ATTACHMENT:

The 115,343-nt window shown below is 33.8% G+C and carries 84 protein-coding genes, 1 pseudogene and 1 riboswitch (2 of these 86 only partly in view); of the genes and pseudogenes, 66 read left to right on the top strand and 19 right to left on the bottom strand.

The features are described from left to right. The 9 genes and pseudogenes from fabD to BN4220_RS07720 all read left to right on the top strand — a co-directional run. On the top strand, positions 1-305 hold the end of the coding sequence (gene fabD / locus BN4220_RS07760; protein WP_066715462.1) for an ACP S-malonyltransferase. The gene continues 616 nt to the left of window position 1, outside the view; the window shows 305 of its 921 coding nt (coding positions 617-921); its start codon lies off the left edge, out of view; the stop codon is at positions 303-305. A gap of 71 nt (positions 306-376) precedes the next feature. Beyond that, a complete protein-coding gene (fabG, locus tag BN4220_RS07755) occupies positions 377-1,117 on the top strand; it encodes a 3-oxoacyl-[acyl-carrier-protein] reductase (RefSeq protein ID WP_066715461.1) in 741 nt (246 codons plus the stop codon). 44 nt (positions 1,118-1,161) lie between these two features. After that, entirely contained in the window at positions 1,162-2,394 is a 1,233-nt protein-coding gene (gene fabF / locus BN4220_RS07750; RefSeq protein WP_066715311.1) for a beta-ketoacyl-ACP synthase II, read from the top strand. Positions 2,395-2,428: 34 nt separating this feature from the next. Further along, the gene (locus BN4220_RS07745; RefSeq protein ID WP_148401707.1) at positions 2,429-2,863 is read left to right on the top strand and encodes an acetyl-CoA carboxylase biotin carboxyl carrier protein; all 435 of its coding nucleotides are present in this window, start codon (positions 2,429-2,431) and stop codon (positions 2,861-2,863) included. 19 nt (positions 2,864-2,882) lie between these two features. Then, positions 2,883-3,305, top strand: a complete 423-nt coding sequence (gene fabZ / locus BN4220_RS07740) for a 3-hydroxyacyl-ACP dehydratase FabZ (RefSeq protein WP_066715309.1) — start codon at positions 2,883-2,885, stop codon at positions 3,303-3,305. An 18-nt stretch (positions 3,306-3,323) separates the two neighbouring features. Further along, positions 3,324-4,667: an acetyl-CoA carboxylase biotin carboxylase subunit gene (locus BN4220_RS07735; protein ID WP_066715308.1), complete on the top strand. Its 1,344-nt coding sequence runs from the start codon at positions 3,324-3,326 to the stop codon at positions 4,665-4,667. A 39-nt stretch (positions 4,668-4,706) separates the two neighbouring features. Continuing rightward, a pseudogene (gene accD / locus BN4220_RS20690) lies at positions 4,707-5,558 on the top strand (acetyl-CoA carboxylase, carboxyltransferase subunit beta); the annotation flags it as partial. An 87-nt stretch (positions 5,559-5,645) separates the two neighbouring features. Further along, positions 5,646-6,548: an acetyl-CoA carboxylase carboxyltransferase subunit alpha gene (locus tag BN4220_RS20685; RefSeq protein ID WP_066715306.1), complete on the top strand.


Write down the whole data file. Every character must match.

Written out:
The 115,343-nt window shown below is 33.8% G+C and carries 84 protein-coding genes, 1 pseudogene and 1 riboswitch (2 of these 86 only partly in view); of the genes and pseudogenes, 66 read left to right on the top strand and 19 right to left on the bottom strand.

The features are described from left to right. The 9 genes and pseudogenes from fabD to BN4220_RS07720 all read left to right on the top strand — a co-directional run. On the top strand, positions 1-305 hold the end of the coding sequence (gene fabD / locus BN4220_RS07760; protein WP_066715462.1) for an ACP S-malonyltransferase. The gene continues 616 nt to the left of window position 1, outside the view; the window shows 305 of its 921 coding nt (coding positions 617-921); its start codon lies off the left edge, out of view; the stop codon is at positions 303-305. A gap of 71 nt (positions 306-376) precedes the next feature. Beyond that, a complete protein-coding gene (fabG, locus tag BN4220_RS07755) occupies positions 377-1,117 on the top strand; it encodes a 3-oxoacyl-[acyl-carrier-protein] reductase (RefSeq protein ID WP_066715461.1) in 741 nt (246 codons plus the stop codon). 44 nt (positions 1,118-1,161) lie between these two features. After that, entirely contained in the window at positions 1,162-2,394 is a 1,233-nt protein-coding gene (gene fabF / locus BN4220_RS07750; RefSeq protein WP_066715311.1) for a beta-ketoacyl-ACP synthase II, read from the top strand. Positions 2,395-2,428: 34 nt separating this feature from the next. Further along, the gene (locus BN4220_RS07745; RefSeq protein ID WP_148401707.1) at positions 2,429-2,863 is read left to right on the top strand and encodes an acetyl-CoA carboxylase biotin carboxyl carrier protein; all 435 of its coding nucleotides are present in this window, start codon (positions 2,429-2,431) and stop codon (positions 2,861-2,863) included. 19 nt (positions 2,864-2,882) lie between these two features. Then, positions 2,883-3,305, top strand: a complete 423-nt coding sequence (gene fabZ / locus BN4220_RS07740) for a 3-hydroxyacyl-ACP dehydratase FabZ (RefSeq protein WP_066715309.1) — start codon at positions 2,883-2,885, stop codon at positions 3,303-3,305. An 18-nt stretch (positions 3,306-3,323) separates the two neighbouring features. Further along, positions 3,324-4,667: an acetyl-CoA carboxylase biotin carboxylase subunit gene (locus BN4220_RS07735; protein ID WP_066715308.1), complete on the top strand. Its 1,344-nt coding sequence runs from the start codon at positions 3,324-3,326 to the stop codon at positions 4,665-4,667. A 39-nt stretch (positions 4,668-4,706) separates the two neighbouring features. Continuing rightward, a pseudogene (gene accD / locus BN4220_RS20690) lies at positions 4,707-5,558 on the top strand (acetyl-CoA carboxylase, carboxyltransferase subunit beta); the annotation flags it as partial. An 87-nt stretch (positions 5,559-5,645) separates the two neighbouring features. Further along, positions 5,646-6,548: an acetyl-CoA carboxylase carboxyltransferase subunit alpha gene (locus tag BN4220_RS20685; RefSeq protein ID WP_066715306.1), complete on the top strand.